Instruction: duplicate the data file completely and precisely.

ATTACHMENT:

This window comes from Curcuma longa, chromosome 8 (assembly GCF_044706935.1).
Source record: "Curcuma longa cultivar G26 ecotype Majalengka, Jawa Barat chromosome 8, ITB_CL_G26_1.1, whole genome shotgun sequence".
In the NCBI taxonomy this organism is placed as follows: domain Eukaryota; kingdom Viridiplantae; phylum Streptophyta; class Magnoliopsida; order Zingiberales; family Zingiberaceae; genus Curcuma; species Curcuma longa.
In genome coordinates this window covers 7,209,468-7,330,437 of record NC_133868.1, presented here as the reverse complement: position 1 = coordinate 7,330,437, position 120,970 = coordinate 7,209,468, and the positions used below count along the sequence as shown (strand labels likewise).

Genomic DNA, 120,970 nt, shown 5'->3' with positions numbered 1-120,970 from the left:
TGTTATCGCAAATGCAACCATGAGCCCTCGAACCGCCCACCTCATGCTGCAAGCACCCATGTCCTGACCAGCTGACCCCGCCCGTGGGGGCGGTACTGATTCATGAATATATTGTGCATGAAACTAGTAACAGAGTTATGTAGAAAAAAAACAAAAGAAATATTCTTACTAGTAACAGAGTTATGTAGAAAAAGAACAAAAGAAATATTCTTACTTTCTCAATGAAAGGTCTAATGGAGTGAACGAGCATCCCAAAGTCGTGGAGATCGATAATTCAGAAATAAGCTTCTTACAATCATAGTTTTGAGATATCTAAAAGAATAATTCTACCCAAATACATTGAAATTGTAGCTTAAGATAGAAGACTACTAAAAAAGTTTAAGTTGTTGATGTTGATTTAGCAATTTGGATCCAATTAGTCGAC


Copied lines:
This window comes from Curcuma longa, chromosome 8 (assembly GCF_044706935.1).
Source record: "Curcuma longa cultivar G26 ecotype Majalengka, Jawa Barat chromosome 8, ITB_CL_G26_1.1, whole genome shotgun sequence".
In the NCBI taxonomy this organism is placed as follows: domain Eukaryota; kingdom Viridiplantae; phylum Streptophyta; class Magnoliopsida; order Zingiberales; family Zingiberaceae; genus Curcuma; species Curcuma longa.
In genome coordinates this window covers 7,209,468-7,330,437 of record NC_133868.1, presented here as the reverse complement: position 1 = coordinate 7,330,437, position 120,970 = coordinate 7,209,468, and the positions used below count along the sequence as shown (strand labels likewise).

Genomic DNA, 120,970 nt, shown 5'->3' with positions numbered 1-120,970 from the left:
TGTTATCGCAAATGCAACCATGAGCCCTCGAACCGCCCACCTCATGCTGCAAGCACCCATGTCCTGACCAGCTGACCCCGCCCGTGGGGGCGGTACTGATTCATGAATATATTGTGCATGAAACTAGTAACAGAGTTATGTAGAAAAAAAACAAAAGAAATATTCTTACTAGTAACAGAGTTATGTAGAAAAAGAACAAAAGAAATATTCTTACTTTCTCAATGAAAGGTCTAATGGAGTGAACGAGCATCCCAAAGTCGTGGAGATCGATAATTCAGAAATAAGCTTCTTACAATCATAGTTTTGAGATATCTAAAAGAATAATTCTACCCAAATACATTGAAATTGTAGCTTAAGATAGAAGACTACTAAAAAAGTTTAAGTTGTTGATGTTGATTTAGCAATTTGGATCCAATTAGTCGAC